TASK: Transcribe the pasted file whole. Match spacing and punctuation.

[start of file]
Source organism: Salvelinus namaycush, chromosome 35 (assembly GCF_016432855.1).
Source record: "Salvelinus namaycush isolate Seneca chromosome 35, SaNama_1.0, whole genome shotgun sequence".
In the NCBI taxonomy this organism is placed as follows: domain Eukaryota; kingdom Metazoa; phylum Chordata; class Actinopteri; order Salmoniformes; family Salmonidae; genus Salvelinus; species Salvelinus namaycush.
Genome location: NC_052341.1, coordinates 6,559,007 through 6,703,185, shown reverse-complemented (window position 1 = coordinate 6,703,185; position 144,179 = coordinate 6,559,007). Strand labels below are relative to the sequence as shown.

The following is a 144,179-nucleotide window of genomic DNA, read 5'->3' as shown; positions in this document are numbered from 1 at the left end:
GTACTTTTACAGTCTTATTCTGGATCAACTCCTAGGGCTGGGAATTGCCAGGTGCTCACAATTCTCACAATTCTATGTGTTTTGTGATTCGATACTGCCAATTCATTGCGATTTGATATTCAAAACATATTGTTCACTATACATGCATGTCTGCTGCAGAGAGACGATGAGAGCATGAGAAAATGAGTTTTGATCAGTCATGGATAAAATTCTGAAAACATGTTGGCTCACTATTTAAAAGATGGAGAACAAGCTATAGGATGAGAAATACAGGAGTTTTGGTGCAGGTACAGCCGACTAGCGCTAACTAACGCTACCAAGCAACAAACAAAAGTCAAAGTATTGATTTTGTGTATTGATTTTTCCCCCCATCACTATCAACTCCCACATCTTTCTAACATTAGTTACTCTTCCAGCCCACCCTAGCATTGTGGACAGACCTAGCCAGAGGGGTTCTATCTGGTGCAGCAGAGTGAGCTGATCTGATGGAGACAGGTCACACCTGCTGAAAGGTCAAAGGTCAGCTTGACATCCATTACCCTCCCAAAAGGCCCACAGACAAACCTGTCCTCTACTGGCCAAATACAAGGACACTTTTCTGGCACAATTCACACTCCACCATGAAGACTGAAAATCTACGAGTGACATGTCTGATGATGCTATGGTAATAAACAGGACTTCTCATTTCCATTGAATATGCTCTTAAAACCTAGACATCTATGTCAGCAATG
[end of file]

Source organism: Salvelinus namaycush, chromosome 35 (assembly GCF_016432855.1).
Source record: "Salvelinus namaycush isolate Seneca chromosome 35, SaNama_1.0, whole genome shotgun sequence".
In the NCBI taxonomy this organism is placed as follows: domain Eukaryota; kingdom Metazoa; phylum Chordata; class Actinopteri; order Salmoniformes; family Salmonidae; genus Salvelinus; species Salvelinus namaycush.
Genome location: NC_052341.1, coordinates 6,559,007 through 6,703,185, shown reverse-complemented (window position 1 = coordinate 6,703,185; position 144,179 = coordinate 6,559,007). Strand labels below are relative to the sequence as shown.

The following is a 144,179-nucleotide window of genomic DNA, read 5'->3' as shown; positions in this document are numbered from 1 at the left end:
GTACTTTTACAGTCTTATTCTGGATCAACTCCTAGGGCTGGGAATTGCCAGGTGCTCACAATTCTCACAATTCTATGTGTTTTGTGATTCGATACTGCCAATTCATTGCGATTTGATATTCAAAACATATTGTTCACTATACATGCATGTCTGCTGCAGAGAGACGATGAGAGCATGAGAAAATGAGTTTTGATCAGTCATGGATAAAATTCTGAAAACATGTTGGCTCACTATTTAAAAGATGGAGAACAAGCTATAGGATGAGAAATACAGGAGTTTTGGTGCAGGTACAGCCGACTAGCGCTAACTAACGCTACCAAGCAACAAACAAAAGTCAAAGTATTGATTTTGTGTATTGATTTTTCCCCCCATCACTATCAACTCCCACATCTTTCTAACATTAGTTACTCTTCCAGCCCACCCTAGCATTGTGGACAGACCTAGCCAGAGGGGTTCTATCTGGTGCAGCAGAGTGAGCTGATCTGATGGAGACAGGTCACACCTGCTGAAAGGTCAAAGGTCAGCTTGACATCCATTACCCTCCCAAAAGGCCCACAGACAAACCTGTCCTCTACTGGCCAAATACAAGGACACTTTTCTGGCACAATTCACACTCCACCATGAAGACTGAAAATCTACGAGTGACATGTCTGATGATGCTATGGTAATAAACAGGACTTCTCATTTCCATTGAATATGCTCTTAAAACCTAGACATCTATGTCAGCAATG